I would say it's beauty, or it's emotion connected with beauty. That being said, every, as you say, every country has its own art, and you cannot necessarily be sensitive to everything. And some art speaks better to you than another one, and you have things you like and things you don't like. But this perpetual need since the Stone Age when you look at the grotto, the Cave of Lascaux, you know, of designing and drawing on the wall, and representing visual art has been for every culture. We have so much to do, museums around the world, to prepare the next generation for a global world. You were talking about tolerance. You were talking about, you know, sensitivity and so on. Yes, art is there to also train you and make you ready to accept the differences of the world through the visual art.

On some of today’s most influential artists

We were talking the other day about Ed Ruscha, who is originally from Oklahoma. Mr. Ruscha, is now the most famous, I think, American living artist. He's based in L.A. I like that he really had an influence on the Beat Generation. But coming back a little bit before him, he's not living now, but he passed away only four years ago, was Robert Rauschenberg. And in my mind, Robert Rauschenberg, especially for the U.S. but also for the world, had an impact on so many artists. I want to say any artist from after, I want to say, the '80s, had a connection with Rauschenberg in one way or the other. So he's definitely a major artist, extremely successful and wonderful and so on. I mean, I don't know, I could go from different countries, I mean, Miquel Barceló is a great Spanish artist and wonderful in abstract and representing, I mean, the sensitivities through the painting. He's a really great artist for me, but some people will consider that he is not really a major one.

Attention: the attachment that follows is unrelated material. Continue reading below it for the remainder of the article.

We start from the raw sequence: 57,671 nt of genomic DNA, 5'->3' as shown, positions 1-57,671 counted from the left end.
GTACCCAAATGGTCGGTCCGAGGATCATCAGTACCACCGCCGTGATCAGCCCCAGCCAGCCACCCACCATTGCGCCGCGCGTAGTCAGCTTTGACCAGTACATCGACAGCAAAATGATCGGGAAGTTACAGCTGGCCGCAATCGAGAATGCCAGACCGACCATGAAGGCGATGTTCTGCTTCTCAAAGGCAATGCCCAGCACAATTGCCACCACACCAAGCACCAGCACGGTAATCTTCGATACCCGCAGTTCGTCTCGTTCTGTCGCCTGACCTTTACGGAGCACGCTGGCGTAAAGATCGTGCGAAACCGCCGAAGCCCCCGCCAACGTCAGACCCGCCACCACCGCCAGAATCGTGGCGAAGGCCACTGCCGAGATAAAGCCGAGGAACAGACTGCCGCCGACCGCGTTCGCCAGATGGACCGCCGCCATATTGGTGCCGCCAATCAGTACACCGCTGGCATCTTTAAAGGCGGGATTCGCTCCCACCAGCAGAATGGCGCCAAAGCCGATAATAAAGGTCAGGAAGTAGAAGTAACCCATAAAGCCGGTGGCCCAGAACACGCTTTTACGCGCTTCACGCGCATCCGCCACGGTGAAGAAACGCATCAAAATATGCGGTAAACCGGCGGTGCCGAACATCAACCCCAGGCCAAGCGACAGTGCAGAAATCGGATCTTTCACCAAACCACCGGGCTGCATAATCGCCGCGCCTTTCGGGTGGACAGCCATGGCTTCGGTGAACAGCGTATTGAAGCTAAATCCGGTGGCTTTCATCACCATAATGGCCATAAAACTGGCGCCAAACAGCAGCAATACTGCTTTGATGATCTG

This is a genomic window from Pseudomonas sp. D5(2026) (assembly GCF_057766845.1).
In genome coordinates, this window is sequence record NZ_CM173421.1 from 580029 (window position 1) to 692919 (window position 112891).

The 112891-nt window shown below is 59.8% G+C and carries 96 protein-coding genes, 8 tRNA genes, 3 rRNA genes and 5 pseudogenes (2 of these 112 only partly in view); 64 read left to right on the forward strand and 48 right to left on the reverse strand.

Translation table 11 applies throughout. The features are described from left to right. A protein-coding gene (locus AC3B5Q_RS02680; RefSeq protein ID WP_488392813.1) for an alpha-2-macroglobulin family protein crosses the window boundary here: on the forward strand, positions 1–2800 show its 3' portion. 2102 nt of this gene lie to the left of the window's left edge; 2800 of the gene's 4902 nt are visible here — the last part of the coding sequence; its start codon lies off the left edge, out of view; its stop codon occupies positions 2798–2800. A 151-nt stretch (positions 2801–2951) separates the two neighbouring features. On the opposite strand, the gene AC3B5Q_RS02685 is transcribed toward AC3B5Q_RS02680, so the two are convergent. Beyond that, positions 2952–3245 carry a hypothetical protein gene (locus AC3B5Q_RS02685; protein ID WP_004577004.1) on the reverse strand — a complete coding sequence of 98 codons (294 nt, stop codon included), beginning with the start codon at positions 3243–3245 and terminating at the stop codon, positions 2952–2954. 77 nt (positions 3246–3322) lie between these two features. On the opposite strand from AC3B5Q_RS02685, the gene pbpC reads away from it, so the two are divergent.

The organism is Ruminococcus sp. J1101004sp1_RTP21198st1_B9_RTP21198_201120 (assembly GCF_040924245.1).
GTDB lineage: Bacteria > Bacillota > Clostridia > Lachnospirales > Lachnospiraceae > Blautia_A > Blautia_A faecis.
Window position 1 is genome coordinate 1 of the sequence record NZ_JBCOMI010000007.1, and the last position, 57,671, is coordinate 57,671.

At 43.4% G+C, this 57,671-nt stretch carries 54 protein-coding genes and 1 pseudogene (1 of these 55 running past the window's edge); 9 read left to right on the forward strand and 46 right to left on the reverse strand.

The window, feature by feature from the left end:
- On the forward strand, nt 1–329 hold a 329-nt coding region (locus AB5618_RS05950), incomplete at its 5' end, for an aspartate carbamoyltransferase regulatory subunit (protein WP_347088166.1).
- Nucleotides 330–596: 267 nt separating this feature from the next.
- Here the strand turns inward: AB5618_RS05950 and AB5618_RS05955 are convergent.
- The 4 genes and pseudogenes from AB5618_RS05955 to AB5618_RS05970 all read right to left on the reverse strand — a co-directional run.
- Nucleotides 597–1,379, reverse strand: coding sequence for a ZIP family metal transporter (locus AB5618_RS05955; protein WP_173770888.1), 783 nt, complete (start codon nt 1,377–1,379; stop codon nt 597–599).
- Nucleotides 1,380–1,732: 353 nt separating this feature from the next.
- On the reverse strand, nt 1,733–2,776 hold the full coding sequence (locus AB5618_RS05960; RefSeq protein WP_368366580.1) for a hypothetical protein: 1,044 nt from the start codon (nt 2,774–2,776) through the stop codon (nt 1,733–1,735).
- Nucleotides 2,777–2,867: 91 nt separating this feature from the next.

On what he hopes to accomplish at Louisville’s Speed Art Museum

They want to change the concept of the museum. They want to take it from a traditional encyclopedic museum, they want to make it a 21st century cultural stage with a lot of different types of art happening, and so and so. That's very exciting. And also, as you mentioned, the University of Louisville is just around the corner, and they never really collaborate. So they want a director who knows how to collaborate with students, which, guess what? I know how to do. And I love to do that. And, of course, I will have to raise a little bit more money for the endowment and also bring international exhibitions to Louisville. So all of that, really, are challenges I like and I love.

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FULL TRANSCRIPT

SUZETTE GRILLOT, HOST: Ghislain d'Humieres, welcome back to World Views.

GHISLAIN D’HUMIÈRES: Thank you very much. It's wonderful to be here.

GRILLOT: It's great to have you back. It's been a couple years and we know each other well, but you know what, Ghislain, I really don't know how or why you really became interested in art.